What to do? Critical self examination is the key, I believe. Challenging our own beliefs and assumptions is the only way to reconcile two things that seem irreconcilable. This is a process that is painful and frightening and one which, as we move through it, may take us away from the things that we want to cling to.

Foxx said...

I, for one, do not necessarily strive for complete objectivity in my blog. I view it as an exercise in opinion, which is something I have supressed most of my life. I find more things to think about when people comment and say, "Hey, that's not the way I see it - I see it like this:" than I do when they comment with "Nice objective approach."

One way to remain objective in this particular (and seemingly polar) conflict is to study all angles that you can think of. The study of those angles will open up your vision to new possibilities, and your life objectivity can increase.

Once you've done that, however, it comes down to what you want - what your soul needs. As you have effectively pointed out, it is easier to take a stance and then make everything else fall in line with your position than it is to take each thing on its own and judge it from its own merit.

If being honest about your sexuality is important to you, you will find ways to do that. If it is important for you to carry a temple recommend, you can find ways to do it. It may seem contrary to my blog entries, but I do not believe that gay and Mormon are mutually exclusive, if you are resilient.

Anonymous said...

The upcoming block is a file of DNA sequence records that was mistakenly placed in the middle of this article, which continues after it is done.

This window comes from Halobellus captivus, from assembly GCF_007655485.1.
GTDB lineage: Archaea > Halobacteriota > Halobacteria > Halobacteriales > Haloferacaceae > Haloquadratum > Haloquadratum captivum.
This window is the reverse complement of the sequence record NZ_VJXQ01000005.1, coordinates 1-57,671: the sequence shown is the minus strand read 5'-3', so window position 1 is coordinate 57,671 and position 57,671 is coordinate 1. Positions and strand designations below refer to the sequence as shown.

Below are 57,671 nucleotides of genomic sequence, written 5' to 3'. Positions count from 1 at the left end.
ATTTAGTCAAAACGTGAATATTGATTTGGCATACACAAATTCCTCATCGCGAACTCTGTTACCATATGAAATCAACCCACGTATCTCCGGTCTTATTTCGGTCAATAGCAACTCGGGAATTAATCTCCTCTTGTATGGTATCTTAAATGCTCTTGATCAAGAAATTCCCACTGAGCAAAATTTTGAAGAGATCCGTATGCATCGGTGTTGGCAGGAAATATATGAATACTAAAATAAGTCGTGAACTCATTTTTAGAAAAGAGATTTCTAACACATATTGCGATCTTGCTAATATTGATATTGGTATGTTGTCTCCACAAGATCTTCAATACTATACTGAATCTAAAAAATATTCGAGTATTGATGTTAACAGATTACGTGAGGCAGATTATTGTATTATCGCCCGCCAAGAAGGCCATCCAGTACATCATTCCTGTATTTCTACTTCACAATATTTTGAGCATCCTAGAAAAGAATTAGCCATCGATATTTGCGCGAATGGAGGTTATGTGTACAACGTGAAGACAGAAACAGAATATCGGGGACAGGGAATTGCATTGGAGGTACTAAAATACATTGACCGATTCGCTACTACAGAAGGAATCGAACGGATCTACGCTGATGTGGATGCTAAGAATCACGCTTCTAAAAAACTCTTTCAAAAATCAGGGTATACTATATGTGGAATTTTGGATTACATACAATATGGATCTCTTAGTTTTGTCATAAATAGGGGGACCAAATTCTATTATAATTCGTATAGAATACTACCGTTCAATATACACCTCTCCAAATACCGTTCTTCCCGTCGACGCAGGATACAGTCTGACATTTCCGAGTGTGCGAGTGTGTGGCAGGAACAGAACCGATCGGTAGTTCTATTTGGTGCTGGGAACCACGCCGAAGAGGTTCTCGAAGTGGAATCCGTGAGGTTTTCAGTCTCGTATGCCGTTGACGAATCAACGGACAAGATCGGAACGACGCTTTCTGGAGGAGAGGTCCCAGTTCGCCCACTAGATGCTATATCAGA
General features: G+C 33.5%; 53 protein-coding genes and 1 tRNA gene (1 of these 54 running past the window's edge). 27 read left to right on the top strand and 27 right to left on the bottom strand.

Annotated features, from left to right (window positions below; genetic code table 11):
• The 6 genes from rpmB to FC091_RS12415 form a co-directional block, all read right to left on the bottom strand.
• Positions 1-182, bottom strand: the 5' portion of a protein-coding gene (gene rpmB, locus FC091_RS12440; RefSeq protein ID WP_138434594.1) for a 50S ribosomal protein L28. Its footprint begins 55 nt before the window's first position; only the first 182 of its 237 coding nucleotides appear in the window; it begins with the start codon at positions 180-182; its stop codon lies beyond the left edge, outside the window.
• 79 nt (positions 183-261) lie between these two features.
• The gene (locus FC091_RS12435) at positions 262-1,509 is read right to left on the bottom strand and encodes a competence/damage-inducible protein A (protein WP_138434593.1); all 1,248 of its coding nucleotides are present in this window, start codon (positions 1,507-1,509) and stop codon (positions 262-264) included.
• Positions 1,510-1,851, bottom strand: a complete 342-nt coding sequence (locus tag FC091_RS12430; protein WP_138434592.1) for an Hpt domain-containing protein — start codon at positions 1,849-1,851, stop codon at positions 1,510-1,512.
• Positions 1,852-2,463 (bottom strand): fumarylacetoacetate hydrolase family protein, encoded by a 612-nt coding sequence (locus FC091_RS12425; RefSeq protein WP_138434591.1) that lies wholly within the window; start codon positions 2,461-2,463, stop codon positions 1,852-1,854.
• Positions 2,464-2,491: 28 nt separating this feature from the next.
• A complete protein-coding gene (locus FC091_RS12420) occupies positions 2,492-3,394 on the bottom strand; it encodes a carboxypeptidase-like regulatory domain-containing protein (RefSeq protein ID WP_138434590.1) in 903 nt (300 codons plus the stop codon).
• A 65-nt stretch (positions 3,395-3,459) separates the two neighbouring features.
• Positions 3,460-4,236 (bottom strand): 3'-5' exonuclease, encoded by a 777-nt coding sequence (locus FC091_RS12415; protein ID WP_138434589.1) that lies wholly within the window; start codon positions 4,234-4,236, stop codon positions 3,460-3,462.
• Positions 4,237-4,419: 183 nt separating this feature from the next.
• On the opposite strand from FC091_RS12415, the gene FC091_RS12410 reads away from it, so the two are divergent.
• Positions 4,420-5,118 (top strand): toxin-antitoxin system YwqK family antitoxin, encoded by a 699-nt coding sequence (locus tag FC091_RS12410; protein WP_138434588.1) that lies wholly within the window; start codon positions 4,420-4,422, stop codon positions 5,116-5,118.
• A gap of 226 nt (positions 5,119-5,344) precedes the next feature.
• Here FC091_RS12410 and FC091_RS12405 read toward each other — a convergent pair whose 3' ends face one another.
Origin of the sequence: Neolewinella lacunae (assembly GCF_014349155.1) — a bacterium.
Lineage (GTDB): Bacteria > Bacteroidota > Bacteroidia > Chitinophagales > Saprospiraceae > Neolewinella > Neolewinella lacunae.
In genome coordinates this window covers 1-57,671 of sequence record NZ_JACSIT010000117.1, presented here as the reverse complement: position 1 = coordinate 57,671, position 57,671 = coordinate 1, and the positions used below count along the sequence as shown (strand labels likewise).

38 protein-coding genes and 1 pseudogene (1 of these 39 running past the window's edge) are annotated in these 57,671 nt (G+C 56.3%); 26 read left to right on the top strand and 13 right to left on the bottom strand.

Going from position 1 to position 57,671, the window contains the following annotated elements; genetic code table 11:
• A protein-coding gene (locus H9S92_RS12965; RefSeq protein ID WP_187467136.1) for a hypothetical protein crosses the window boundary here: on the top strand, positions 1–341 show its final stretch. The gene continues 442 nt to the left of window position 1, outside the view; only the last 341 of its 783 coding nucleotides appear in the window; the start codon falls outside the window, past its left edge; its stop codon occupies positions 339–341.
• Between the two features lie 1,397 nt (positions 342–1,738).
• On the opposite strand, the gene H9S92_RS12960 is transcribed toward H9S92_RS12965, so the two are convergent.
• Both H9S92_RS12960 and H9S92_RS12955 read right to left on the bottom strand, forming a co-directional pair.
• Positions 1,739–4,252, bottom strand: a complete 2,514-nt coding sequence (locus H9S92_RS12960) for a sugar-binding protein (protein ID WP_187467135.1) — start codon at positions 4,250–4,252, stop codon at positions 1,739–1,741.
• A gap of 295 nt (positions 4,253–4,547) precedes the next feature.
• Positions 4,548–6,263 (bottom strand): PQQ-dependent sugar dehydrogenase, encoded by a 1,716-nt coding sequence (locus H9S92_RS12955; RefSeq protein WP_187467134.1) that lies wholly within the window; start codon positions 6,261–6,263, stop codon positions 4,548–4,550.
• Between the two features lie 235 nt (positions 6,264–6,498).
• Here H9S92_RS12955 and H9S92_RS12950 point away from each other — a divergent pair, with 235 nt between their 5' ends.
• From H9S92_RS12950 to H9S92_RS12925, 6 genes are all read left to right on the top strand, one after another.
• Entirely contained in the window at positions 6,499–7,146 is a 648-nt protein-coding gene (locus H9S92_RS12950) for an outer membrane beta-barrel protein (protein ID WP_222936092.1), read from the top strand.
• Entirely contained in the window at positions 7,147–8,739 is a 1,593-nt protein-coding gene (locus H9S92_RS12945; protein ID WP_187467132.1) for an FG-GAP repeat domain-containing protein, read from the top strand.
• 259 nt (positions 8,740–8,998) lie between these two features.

When people haveissues that are as weighty as these, It seems to me that the concern about doing 'the right thing' seems to take center stage. They spend more time building up false and unfair expectations with this appraoch and spending less time working out their issues in more constructive ways. I think it's at the very marrow of any struggle that one learns from ones lessons. Sometimes it's not as important to remain objective as it is to cultivate needed reference points. I think it's important to remember that Christ is the center of our faith. He is the one who heals. He does it so personally. The church as an orginization in general isn't set up to answer every condition or infirmity but does give us an open framework to work form. I think by realizing the limitations of men is good start to avoiding any trap. Being patient with how God answers your personal prayers can be challenging. I don't understand how the debate of choosing one or the other comes in to play. How you are either a gay man or a mormon man. Certainly we must face exactly who we are but there is a difference between honesty and a focus so finite that it breeds devisivness within the self. Even if you left the Church and found a kind of new found freedom it would not answer the confusion that has always been inside you. There is light and dark in all things. I don't see being Gay and Mormon as a contrast. Not if you believe God really cares for you. Why do you fight against your gay self? What is it really asking for? Certainly there is something greater this trial is trying to teach you other than how to rid yourself of all the quandries it puts you in. I think if we can learn to see beyond the obvious states of this affliction and see more deeply into what we can learn from these very trying We will begin to see a greater picture that can bring needed context and understanding to the condition of life. If you believe that we are Sons of God. Then it is possible to believe that there is a greater diminsion to our potential.